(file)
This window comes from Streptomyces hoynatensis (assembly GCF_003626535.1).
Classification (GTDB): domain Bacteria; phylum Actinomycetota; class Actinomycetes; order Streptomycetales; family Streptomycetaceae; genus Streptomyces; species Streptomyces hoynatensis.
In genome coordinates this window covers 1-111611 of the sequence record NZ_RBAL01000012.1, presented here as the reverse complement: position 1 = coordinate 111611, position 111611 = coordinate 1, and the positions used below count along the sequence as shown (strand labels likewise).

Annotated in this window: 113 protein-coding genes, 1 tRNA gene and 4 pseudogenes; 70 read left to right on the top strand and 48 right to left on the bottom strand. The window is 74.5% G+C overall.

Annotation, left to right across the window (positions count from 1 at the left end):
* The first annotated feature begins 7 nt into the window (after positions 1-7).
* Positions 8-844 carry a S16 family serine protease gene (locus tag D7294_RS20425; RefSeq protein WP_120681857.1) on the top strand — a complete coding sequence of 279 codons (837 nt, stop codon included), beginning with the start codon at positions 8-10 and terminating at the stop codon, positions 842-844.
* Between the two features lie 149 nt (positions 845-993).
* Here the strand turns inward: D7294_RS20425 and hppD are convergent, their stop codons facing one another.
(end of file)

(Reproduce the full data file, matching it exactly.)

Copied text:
This window comes from Streptomyces hoynatensis (assembly GCF_003626535.1).
Classification (GTDB): domain Bacteria; phylum Actinomycetota; class Actinomycetes; order Streptomycetales; family Streptomycetaceae; genus Streptomyces; species Streptomyces hoynatensis.
In genome coordinates this window covers 1-111611 of the sequence record NZ_RBAL01000012.1, presented here as the reverse complement: position 1 = coordinate 111611, position 111611 = coordinate 1, and the positions used below count along the sequence as shown (strand labels likewise).

Annotated in this window: 113 protein-coding genes, 1 tRNA gene and 4 pseudogenes; 70 read left to right on the top strand and 48 right to left on the bottom strand. The window is 74.5% G+C overall.

Annotation, left to right across the window (positions count from 1 at the left end):
* The first annotated feature begins 7 nt into the window (after positions 1-7).
* Positions 8-844 carry a S16 family serine protease gene (locus tag D7294_RS20425; RefSeq protein WP_120681857.1) on the top strand — a complete coding sequence of 279 codons (837 nt, stop codon included), beginning with the start codon at positions 8-10 and terminating at the stop codon, positions 842-844.
* Between the two features lie 149 nt (positions 845-993).
* Here the strand turns inward: D7294_RS20425 and hppD are convergent, their stop codons facing one another.